A new report released today by the Pew Health Group's Safe Credit Cards Project shows the impact the Credit Card Accountability, Responsibility and Disclosure Act (CARD) Act of 2009 has had on the credit card marketplace.
"The CARD Act accomplished its goal, and that was to make the credit card market a more transparent and fair place for consumers," says Ardie Hollifield, senior research associate at the Pew Health Group. A number of credit card practices that the Federal Reserve deemed "unfair" or "deceptive" have gone away because of the law, she says.
For instance, overlimit fees have all but vanished when compared to previous surveys. As of Feb. 22, the Credit CARD Act required issuers to get prior customer consent before charging a fee for going over the limit. In July 2009, nearly 80 percent of the cards surveyed disclosed an overlimit fee. In the March 2010 survey, just one in four cards charged the fee.
In addition, "hair-trigger" penalty rate increases, triggered by minor missteps such as being one day late with a payment, have disappeared. The new credit card law prevents issuers from raising the rate on an existing balance due to delinquency until the account is 60 days past due.
"We've seen some of those worrisome practices go away as a result of the CARD Act," says Hollifield.
The research also shows that in other ways, credit cards are getting more expensive.
Upticks in fees, rates
- Some issuers have stopped disclosing the penalty interest rate. While 94 percent of bank cards and 46 percent of credit union cards included penalty rate terms in disclosures, nearly half of those cards didn't state the penalty APR that would be triggered by an account violation. Where disclosed, the median penalty rate was 29.99 percent.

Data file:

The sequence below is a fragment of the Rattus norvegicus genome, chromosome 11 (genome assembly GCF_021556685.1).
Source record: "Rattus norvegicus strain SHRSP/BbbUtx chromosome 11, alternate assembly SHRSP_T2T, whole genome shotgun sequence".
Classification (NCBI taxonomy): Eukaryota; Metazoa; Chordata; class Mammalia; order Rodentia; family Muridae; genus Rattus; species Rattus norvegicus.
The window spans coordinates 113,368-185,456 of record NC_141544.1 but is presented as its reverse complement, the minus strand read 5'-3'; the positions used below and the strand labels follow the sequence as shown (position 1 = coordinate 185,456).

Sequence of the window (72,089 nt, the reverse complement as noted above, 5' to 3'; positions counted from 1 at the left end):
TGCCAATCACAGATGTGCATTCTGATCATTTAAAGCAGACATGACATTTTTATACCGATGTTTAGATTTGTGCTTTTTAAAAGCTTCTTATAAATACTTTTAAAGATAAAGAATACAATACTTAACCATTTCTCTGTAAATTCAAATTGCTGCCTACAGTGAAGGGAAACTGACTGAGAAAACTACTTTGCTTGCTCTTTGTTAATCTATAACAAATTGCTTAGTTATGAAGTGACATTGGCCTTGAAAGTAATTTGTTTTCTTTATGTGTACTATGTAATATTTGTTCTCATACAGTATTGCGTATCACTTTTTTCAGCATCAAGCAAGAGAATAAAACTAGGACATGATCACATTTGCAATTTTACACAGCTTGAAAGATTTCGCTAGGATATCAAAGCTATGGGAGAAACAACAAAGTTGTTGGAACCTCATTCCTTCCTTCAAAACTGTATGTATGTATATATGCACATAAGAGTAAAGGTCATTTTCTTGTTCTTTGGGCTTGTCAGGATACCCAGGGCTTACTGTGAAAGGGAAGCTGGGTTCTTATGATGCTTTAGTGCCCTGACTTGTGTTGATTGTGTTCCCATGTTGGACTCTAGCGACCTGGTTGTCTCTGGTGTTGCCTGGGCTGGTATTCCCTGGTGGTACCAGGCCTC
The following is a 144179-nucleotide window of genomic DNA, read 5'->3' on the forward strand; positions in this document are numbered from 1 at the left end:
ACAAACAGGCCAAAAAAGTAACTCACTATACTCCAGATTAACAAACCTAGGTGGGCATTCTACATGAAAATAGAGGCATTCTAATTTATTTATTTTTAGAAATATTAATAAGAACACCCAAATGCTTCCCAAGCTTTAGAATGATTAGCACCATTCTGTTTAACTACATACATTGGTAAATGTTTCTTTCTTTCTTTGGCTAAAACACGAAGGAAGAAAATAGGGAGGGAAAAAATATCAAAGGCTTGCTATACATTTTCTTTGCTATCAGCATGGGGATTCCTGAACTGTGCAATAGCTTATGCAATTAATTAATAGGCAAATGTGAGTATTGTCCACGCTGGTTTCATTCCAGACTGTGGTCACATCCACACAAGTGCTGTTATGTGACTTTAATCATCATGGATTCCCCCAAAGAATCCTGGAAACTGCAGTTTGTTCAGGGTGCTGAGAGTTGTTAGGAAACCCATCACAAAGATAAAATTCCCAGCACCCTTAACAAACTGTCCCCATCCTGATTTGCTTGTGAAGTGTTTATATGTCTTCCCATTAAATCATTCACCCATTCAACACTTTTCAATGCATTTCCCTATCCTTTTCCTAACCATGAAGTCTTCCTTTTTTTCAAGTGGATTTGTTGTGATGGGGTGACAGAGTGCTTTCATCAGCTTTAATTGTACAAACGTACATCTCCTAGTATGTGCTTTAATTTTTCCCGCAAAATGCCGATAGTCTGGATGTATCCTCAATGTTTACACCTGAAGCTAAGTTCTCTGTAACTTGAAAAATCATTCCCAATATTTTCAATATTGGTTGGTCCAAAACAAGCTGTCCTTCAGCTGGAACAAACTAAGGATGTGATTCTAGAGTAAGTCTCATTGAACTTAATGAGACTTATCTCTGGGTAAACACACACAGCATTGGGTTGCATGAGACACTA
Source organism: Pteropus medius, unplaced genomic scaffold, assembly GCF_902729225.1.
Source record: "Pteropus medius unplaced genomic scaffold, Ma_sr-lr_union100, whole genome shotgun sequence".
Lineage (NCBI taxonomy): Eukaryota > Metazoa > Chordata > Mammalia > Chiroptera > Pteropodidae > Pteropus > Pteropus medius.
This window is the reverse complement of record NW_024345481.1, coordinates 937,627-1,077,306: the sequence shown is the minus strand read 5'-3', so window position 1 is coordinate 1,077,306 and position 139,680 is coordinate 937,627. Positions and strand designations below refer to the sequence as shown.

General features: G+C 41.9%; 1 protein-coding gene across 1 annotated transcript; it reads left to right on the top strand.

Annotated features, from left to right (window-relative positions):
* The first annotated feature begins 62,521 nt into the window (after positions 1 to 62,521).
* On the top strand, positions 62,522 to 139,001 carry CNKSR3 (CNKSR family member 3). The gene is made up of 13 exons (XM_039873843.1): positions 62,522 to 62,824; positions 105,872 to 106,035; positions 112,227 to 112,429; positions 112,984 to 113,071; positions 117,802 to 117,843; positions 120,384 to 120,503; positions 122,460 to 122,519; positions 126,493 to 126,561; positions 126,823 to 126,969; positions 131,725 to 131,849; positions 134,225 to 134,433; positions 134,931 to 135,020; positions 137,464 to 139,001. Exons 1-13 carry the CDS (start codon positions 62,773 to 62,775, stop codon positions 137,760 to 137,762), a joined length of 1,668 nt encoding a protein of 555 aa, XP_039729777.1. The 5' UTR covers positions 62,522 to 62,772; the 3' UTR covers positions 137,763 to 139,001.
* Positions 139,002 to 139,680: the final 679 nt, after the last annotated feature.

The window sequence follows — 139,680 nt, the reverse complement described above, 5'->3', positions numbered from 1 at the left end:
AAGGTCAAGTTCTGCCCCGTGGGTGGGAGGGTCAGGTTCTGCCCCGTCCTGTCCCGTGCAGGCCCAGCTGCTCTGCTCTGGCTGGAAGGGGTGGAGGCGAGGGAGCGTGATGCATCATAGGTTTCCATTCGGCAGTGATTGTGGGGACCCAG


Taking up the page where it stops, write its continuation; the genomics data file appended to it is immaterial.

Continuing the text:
Rules on penalty fees that take effect Aug. 22, as part of the CARD Act, will not cap penalty interest rates.
- Interest rates on purchases have soared. The Credit CARD Act did nothing to cap interest rates. Overall, advertised purchase rates on bank cards increased by more than 30 percent between December 2008 and March 2010. The highest advertised APRs for credit union cards rose by 17 percent between July 2009 and March of this year. Median purchase rates on bank cards ranged from 12.99 percent (the lowest advertised rate) to 20.99 percent (highest advertised rate), while credit union rates ran from 9.9 percent (lowest advertised rate) to 16.15 percent (highest advertised rate). Only two credit cards in the March survey, both issued by credit unions, offered fixed interest rates on purchases.
- Transaction fees inched higher. Median cash advance fees and balance transfer fees on bank-issued credit cards rose from 3 percent of the transaction amount in July 2009 to 4 percent in March. Credit unions charged a median balance transfer fee and cash advance fee of 2.5 percent, the latter of which increased from 2 percent in last year's survey.
- Higher annual fees. Though actually dropping in prevalence over the past year from 15 percent of all surveyed cards in July 2009 to 14 percent in March 2010, the median annual fee rose from $50 to $59 on bank-issued cards and from $15 to $25 for credit union cards.
Pew researchers conducted the most recent survey in March 2010 by examining the credit card disclosures from the 12 largest banks and 12 largest credit unions, which together control 91 percent of credit card debt nationwide.
How has the CARD Act affected you?
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